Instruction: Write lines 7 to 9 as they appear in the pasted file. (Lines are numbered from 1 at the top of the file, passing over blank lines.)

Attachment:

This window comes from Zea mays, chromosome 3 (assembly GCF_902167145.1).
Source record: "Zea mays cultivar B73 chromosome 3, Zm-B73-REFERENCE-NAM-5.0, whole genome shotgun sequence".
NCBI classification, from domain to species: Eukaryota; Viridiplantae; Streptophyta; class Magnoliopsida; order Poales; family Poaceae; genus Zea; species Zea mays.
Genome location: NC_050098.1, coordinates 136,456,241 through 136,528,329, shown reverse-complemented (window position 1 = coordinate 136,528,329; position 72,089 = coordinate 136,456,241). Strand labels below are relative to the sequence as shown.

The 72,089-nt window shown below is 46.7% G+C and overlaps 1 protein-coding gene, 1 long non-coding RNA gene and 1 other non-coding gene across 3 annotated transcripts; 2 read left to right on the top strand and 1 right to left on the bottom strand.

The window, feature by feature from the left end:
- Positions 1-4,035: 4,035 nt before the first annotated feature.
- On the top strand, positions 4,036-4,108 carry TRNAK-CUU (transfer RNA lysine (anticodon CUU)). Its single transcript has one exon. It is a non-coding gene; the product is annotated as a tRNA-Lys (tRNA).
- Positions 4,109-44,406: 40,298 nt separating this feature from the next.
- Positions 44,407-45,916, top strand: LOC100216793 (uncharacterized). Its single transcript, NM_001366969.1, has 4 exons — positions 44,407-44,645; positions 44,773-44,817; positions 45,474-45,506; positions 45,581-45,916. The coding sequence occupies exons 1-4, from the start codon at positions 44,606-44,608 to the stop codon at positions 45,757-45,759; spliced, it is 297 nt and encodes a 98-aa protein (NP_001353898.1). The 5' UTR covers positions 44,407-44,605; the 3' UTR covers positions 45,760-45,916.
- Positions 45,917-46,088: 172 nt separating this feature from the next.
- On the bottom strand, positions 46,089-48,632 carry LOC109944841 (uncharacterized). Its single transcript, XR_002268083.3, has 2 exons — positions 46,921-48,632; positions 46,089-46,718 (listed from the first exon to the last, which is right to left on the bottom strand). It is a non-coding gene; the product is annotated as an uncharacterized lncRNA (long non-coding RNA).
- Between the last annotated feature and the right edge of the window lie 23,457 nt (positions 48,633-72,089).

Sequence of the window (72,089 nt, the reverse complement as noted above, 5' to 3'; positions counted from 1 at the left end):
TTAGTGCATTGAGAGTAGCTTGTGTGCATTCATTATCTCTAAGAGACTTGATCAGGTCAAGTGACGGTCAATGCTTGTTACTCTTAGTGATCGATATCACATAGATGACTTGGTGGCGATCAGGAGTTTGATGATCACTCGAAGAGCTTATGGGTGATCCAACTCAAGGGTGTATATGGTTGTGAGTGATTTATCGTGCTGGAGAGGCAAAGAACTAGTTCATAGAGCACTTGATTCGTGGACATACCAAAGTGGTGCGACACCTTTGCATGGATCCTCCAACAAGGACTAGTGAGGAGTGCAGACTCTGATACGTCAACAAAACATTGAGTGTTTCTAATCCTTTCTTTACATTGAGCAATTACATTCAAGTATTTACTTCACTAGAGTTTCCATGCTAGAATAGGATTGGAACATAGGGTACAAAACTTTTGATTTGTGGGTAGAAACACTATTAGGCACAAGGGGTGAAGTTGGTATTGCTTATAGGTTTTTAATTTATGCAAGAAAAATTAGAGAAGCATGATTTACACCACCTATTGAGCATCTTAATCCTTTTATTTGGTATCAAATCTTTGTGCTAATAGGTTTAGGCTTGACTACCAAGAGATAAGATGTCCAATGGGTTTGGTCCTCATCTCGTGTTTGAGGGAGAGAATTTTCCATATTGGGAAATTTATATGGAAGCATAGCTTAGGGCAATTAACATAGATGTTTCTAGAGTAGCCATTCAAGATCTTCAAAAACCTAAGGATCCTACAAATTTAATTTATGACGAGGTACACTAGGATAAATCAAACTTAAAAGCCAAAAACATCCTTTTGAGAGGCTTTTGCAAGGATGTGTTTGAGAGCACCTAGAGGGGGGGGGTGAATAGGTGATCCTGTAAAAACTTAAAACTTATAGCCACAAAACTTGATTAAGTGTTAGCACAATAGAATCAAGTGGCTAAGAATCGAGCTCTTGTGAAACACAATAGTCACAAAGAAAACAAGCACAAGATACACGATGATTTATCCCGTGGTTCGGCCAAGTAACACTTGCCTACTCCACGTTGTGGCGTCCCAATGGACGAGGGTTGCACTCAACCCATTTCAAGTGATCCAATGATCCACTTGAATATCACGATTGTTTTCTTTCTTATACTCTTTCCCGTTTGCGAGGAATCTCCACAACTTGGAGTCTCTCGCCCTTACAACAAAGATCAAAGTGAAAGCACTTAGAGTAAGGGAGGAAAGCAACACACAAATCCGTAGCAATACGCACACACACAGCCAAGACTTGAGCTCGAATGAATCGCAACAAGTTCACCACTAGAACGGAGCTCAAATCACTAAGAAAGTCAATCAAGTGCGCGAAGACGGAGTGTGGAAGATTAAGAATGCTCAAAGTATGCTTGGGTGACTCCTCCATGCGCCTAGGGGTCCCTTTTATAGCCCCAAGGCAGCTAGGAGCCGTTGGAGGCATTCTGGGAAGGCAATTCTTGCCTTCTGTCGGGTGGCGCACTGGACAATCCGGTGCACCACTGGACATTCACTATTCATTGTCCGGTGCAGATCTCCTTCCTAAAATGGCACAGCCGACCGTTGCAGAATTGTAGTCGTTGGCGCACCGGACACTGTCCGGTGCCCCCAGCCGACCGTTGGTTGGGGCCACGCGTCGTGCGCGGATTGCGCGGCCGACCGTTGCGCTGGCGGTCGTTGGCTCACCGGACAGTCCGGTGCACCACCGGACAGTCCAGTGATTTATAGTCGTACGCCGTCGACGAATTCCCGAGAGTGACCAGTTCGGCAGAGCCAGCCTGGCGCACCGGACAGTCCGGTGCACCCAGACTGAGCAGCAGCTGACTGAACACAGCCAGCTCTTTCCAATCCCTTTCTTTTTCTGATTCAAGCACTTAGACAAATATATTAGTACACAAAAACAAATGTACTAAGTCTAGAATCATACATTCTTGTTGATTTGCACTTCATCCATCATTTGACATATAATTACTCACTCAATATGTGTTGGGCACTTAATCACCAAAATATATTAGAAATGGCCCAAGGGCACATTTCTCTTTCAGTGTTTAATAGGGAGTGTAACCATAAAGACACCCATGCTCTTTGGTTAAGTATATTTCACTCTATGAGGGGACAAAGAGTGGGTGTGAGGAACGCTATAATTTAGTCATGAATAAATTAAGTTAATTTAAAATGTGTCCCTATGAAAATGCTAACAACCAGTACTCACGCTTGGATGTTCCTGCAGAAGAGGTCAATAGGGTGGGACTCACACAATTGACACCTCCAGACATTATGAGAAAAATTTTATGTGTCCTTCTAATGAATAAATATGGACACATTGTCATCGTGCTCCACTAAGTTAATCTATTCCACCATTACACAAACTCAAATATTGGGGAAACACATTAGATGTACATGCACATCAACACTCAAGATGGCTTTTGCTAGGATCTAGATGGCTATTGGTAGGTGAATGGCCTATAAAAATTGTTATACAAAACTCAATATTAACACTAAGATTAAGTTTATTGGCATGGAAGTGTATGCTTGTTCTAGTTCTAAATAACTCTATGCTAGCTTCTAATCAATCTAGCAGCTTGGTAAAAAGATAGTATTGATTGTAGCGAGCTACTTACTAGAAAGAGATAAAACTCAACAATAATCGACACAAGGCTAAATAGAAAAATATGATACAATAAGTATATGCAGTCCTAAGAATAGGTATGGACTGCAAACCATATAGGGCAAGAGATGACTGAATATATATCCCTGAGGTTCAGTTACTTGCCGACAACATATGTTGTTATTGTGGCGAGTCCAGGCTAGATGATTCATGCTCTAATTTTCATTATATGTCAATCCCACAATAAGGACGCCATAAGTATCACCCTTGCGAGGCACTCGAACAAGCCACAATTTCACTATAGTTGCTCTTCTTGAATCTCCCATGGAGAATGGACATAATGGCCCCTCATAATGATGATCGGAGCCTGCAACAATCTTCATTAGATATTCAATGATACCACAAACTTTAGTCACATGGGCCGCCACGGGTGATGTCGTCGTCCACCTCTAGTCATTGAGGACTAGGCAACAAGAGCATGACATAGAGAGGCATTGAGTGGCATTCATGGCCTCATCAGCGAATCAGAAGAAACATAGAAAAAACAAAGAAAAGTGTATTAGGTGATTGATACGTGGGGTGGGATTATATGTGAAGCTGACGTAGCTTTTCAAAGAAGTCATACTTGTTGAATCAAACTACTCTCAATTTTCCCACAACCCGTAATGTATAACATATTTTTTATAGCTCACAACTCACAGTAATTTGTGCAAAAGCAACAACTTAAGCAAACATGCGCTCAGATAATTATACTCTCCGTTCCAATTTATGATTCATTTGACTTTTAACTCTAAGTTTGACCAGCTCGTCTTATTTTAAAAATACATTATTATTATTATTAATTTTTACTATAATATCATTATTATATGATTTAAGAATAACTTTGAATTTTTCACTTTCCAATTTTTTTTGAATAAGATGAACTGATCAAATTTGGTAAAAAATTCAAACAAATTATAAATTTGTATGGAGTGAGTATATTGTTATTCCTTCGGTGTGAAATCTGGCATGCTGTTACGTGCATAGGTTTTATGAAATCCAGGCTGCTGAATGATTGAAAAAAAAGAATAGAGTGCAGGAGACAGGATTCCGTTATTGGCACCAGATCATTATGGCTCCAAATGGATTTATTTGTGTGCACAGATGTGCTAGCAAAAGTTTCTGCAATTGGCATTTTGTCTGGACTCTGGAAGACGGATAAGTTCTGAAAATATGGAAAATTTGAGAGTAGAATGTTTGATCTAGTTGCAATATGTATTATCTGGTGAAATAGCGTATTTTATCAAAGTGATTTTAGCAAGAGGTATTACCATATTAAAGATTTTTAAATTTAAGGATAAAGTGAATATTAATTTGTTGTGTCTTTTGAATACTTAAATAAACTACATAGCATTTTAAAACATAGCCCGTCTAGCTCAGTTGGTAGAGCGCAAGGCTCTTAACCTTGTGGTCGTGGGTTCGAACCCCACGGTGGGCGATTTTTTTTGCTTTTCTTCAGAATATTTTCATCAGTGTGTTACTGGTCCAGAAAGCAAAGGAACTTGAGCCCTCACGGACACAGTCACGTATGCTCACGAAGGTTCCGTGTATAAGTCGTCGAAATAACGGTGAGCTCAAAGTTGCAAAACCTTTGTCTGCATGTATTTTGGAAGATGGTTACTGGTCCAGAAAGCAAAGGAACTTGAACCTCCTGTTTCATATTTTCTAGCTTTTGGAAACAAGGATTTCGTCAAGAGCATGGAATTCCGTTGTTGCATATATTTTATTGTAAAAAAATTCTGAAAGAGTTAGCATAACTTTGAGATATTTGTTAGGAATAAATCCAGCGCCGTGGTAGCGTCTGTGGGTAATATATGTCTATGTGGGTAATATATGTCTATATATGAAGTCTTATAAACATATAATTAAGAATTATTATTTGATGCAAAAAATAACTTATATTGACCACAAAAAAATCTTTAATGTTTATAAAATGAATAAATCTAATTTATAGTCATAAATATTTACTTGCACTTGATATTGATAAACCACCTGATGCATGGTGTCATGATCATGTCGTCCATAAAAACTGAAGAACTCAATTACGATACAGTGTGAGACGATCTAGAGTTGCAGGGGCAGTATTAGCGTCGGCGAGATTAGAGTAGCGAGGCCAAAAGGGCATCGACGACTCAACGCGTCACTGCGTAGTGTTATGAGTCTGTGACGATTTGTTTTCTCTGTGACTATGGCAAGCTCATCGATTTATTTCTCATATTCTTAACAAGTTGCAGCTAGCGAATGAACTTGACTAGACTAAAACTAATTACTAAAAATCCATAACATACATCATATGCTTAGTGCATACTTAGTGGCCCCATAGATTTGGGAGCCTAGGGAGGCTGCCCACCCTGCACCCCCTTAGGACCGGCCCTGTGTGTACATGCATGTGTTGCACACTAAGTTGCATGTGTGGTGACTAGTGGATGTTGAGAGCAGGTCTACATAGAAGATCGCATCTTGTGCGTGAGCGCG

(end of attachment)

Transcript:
- Positions 1-4,035: 4,035 nt before the first annotated feature.
- On the top strand, positions 4,036-4,108 carry TRNAK-CUU (transfer RNA lysine (anticodon CUU)). Its single transcript has one exon. It is a non-coding gene; the product is annotated as a tRNA-Lys (tRNA).
- Positions 4,109-44,406: 40,298 nt separating this feature from the next.